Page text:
Category: Limits On Discovery

Failing to Calendar The Discovery Cutoff Date Is Not Excusable Neglect

Federal courts are increasingly unwilling to tolerate poor scheduling by lawyers. Here, one of the Defendants apparently forgot or neglected to take the deposition of Plaintiff’s expert during the discovery period. That failure to take the deposition proved costly as the Court refused to extend discovery to accommodate¬†plaintiff. Additionally, the plaintiff had already filed its motion for summary judgment.

Here, the sole reason that Defendant Dalzell did not timely schedule Mr. Semore’s deposition is that counsel “failed to calendar” the January 20, 2017 deadline. (Doc. 58, p. 2). However, Defendant Dalzell was fully aware of Mr. Semore’s timely disclosed expert report and apparently even addressed it at the mediation on December 20, 2016. (Doc. 60, p. 4). In addition, even though counsel forgot to calendar the January 20, 2017 deadline, the summary judgment deadline was rapidly approaching. Thus, Defendant Dalzell should have been diligent in completing discovery in anticipation of that deadline. Therefore, Defendant Dalzell cannot demonstrate diligence in pursuing discovery. See, e.g., Rumbough v. Experian Info. Solutions, Inc., No. 6:12-cv-811, 2013 WL 11325232, *2 (M.D. Fla. Oct. 4, 2013); Homes & Land Affiliates, LLC v. Homes & Loans Magazine LLC, No. 6:07-cv-1051, 2008 WL 4186989, *1 (M.D. Fla. Sept. 8, 2008).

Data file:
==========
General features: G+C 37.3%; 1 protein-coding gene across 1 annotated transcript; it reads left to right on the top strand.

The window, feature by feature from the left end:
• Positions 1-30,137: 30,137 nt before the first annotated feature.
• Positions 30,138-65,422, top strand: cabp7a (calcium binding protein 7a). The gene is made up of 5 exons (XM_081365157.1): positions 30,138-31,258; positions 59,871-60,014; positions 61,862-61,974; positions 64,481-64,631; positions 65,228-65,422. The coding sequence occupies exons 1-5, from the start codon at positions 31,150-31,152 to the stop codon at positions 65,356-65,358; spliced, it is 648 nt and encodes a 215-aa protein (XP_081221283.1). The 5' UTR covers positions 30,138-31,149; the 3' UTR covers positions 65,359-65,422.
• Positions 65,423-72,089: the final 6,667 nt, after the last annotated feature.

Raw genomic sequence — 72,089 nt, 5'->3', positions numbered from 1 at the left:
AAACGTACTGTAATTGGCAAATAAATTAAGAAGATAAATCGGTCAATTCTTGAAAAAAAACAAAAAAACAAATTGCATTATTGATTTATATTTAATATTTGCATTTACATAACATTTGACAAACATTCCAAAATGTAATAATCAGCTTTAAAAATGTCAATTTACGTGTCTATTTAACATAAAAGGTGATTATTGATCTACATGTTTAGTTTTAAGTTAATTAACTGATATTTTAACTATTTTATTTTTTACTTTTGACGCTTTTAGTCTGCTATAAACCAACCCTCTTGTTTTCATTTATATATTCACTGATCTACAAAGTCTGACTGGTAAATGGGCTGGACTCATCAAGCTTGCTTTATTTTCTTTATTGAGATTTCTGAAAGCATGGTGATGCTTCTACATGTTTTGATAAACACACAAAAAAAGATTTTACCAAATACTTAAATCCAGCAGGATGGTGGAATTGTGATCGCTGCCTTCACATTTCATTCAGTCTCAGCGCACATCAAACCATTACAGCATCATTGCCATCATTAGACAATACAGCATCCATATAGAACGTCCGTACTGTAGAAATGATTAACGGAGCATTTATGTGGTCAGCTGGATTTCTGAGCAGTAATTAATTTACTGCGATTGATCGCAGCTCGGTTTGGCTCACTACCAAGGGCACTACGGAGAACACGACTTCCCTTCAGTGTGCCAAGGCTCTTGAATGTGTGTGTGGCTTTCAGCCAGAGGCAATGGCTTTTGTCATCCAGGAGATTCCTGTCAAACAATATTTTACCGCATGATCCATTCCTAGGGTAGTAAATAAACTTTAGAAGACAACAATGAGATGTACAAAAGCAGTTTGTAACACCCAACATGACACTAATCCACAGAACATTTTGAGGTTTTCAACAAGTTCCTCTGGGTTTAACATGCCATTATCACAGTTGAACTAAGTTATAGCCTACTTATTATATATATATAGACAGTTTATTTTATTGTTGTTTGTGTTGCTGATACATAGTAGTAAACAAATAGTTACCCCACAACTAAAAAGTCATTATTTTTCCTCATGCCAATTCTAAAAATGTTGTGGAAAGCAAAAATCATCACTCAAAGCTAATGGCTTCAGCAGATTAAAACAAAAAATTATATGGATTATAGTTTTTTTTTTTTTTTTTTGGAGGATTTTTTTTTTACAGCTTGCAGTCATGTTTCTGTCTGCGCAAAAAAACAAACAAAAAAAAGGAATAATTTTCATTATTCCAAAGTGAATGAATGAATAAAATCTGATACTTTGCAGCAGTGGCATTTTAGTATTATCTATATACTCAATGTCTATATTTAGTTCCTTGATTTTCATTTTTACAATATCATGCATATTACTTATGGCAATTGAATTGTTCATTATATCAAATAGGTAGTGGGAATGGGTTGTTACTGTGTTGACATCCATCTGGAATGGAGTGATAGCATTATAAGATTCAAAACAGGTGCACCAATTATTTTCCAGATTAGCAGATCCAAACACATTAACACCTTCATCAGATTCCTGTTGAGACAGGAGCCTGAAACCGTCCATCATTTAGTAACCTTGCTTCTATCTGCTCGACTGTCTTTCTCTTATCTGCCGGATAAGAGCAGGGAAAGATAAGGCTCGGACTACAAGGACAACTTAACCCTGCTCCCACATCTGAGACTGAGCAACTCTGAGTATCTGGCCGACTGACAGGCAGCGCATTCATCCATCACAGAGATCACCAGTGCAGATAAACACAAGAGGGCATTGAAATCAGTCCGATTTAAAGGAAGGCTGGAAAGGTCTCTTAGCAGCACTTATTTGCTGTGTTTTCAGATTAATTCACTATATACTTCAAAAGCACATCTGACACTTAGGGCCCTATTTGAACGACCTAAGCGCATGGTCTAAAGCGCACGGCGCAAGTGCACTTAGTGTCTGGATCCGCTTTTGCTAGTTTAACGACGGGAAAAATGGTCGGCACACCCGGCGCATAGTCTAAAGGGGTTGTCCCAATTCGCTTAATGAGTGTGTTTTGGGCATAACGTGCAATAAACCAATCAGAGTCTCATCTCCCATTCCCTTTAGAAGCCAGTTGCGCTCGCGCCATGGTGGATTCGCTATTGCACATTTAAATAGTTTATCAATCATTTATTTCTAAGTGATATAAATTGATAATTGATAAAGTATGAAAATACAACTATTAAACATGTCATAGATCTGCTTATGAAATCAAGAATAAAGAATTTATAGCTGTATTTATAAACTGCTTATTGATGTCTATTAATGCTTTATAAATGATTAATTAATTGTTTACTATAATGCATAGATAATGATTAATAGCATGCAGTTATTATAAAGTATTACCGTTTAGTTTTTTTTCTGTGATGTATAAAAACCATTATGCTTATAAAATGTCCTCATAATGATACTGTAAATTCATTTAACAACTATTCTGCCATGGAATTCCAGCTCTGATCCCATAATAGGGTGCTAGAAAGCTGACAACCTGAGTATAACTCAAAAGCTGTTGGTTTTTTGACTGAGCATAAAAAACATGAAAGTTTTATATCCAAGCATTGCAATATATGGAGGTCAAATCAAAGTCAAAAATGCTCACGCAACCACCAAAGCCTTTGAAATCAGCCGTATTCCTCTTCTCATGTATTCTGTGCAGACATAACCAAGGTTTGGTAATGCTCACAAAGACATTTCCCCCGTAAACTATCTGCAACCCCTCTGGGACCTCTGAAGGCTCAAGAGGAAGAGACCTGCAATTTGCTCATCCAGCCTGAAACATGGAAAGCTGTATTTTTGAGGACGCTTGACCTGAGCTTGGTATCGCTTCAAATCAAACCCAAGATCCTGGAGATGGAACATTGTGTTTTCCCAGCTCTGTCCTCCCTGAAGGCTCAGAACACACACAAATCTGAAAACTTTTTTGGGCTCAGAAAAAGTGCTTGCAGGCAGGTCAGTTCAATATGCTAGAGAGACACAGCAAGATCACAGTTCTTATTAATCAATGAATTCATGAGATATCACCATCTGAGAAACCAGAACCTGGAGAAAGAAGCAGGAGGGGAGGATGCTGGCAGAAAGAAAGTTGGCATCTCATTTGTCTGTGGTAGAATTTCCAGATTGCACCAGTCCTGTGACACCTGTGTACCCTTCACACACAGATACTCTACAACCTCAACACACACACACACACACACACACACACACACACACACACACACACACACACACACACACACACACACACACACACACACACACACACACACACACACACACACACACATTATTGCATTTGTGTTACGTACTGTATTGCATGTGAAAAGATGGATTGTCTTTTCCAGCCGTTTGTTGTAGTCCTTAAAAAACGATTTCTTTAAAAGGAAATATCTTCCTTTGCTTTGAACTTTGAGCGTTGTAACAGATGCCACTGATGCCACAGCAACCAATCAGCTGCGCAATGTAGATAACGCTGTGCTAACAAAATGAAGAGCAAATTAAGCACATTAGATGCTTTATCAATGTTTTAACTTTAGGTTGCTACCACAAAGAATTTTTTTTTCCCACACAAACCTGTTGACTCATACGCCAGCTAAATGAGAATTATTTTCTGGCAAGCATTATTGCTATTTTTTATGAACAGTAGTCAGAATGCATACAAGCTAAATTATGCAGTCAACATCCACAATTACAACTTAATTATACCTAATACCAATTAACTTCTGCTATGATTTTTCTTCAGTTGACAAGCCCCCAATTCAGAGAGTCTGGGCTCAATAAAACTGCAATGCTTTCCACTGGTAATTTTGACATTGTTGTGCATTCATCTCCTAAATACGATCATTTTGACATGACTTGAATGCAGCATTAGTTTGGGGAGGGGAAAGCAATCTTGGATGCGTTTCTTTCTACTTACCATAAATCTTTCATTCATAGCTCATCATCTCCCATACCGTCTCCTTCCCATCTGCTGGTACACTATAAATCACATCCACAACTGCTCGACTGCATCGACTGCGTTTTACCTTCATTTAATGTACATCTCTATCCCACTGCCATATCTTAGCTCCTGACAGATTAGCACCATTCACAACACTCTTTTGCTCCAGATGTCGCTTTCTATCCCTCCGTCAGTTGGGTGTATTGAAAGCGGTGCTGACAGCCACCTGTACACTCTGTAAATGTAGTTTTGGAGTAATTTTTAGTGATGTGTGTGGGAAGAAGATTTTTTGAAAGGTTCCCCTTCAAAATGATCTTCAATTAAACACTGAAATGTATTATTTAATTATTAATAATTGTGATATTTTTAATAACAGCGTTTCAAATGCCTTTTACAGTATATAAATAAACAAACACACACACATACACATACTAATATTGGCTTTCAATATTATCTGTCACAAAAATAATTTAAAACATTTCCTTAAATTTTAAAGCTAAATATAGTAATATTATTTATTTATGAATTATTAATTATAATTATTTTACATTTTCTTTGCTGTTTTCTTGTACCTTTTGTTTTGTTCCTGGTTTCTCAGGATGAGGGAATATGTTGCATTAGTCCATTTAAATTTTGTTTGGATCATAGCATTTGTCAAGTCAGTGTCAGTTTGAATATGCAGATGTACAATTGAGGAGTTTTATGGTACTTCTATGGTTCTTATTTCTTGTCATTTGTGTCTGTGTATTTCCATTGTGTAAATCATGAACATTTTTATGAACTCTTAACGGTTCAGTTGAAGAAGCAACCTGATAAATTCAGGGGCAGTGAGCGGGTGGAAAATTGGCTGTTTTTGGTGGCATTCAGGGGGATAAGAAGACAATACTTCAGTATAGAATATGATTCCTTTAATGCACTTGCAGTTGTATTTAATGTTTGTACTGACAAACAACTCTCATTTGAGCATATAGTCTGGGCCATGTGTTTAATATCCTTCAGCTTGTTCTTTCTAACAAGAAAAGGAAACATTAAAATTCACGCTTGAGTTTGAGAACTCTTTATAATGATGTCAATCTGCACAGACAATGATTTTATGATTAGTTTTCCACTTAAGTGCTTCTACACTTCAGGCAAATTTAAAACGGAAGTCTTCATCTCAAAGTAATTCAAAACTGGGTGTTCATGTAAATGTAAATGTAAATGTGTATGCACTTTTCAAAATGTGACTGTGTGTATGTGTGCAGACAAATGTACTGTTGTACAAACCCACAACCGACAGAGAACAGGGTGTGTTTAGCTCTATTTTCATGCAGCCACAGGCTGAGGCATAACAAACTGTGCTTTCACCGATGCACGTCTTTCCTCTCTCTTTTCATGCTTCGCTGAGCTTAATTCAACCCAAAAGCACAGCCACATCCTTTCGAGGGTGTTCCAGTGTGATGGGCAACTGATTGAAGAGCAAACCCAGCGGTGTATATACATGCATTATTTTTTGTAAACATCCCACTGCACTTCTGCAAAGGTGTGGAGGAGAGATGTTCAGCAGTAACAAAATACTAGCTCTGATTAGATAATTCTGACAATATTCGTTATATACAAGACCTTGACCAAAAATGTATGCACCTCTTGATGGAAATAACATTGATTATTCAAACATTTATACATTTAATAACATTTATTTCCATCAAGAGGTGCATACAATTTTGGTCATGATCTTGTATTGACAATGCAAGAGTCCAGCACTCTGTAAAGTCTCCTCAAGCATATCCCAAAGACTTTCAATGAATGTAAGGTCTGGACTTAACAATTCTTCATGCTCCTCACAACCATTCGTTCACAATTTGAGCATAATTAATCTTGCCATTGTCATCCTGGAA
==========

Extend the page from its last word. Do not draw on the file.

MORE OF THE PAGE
In light of the foregoing, the Court finds that Defendant Dalzell has not demonstrated good cause to extend the discovery deadline.

District Court Blocks Discovery of Plaintiff’s Tax Returns

Hastings v. ONEWEST BANK, FSB, Dist. Court, D. Maryland 2013 – Google Scholar.

This is a modification case. The plaintiff, Brian Hastings, thought he had an agreement with OneWest Bank to modify his mortgage. He alleges that OneWest reneged on the modification.

These cases are not unique. Getting banks to agree to modifications can take years of work and patience. It is common for the bank to change its mind about the modification, even after paperwork has been issued.

The unusual part of this case is that the Bank requested Hasting’s tax returns in discovery.

The court denied the motion to compel on the ground that the tax returns were not relevant. The Court allowed other discovery as to Hastings’ financial condition.

Edward X. Clinton, Jr.